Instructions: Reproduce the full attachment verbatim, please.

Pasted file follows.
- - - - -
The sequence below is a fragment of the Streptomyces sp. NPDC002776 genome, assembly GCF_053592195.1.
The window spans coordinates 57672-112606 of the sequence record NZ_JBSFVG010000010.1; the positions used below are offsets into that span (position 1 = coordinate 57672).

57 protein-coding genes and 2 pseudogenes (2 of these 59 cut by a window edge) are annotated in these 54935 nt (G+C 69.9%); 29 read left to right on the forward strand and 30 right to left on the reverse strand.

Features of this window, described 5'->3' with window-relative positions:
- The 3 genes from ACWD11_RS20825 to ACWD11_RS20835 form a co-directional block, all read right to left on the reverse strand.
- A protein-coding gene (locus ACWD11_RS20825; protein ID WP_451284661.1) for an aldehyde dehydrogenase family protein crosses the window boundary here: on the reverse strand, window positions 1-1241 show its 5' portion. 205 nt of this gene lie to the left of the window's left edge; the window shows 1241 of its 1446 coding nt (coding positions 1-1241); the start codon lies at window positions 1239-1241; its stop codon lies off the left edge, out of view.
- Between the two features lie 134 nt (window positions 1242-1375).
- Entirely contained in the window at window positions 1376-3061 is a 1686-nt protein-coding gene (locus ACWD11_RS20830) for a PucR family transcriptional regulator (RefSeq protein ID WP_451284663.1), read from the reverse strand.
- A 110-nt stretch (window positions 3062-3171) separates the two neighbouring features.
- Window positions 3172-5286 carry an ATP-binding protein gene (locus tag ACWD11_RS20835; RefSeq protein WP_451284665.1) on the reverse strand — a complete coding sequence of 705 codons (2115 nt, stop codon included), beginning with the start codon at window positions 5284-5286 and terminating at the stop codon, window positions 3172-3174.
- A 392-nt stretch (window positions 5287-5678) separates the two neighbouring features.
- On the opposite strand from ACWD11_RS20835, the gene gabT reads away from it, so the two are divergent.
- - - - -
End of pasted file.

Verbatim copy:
The sequence below is a fragment of the Streptomyces sp. NPDC002776 genome, assembly GCF_053592195.1.
The window spans coordinates 57672-112606 of the sequence record NZ_JBSFVG010000010.1; the positions used below are offsets into that span (position 1 = coordinate 57672).

57 protein-coding genes and 2 pseudogenes (2 of these 59 cut by a window edge) are annotated in these 54935 nt (G+C 69.9%); 29 read left to right on the forward strand and 30 right to left on the reverse strand.

Features of this window, described 5'->3' with window-relative positions:
- The 3 genes from ACWD11_RS20825 to ACWD11_RS20835 form a co-directional block, all read right to left on the reverse strand.
- A protein-coding gene (locus ACWD11_RS20825; protein ID WP_451284661.1) for an aldehyde dehydrogenase family protein crosses the window boundary here: on the reverse strand, window positions 1-1241 show its 5' portion. 205 nt of this gene lie to the left of the window's left edge; the window shows 1241 of its 1446 coding nt (coding positions 1-1241); the start codon lies at window positions 1239-1241; its stop codon lies off the left edge, out of view.
- Between the two features lie 134 nt (window positions 1242-1375).
- Entirely contained in the window at window positions 1376-3061 is a 1686-nt protein-coding gene (locus ACWD11_RS20830) for a PucR family transcriptional regulator (RefSeq protein ID WP_451284663.1), read from the reverse strand.
- A 110-nt stretch (window positions 3062-3171) separates the two neighbouring features.
- Window positions 3172-5286 carry an ATP-binding protein gene (locus tag ACWD11_RS20835; RefSeq protein WP_451284665.1) on the reverse strand — a complete coding sequence of 705 codons (2115 nt, stop codon included), beginning with the start codon at window positions 5284-5286 and terminating at the stop codon, window positions 3172-3174.
- A 392-nt stretch (window positions 5287-5678) separates the two neighbouring features.
- On the opposite strand from ACWD11_RS20835, the gene gabT reads away from it, so the two are divergent.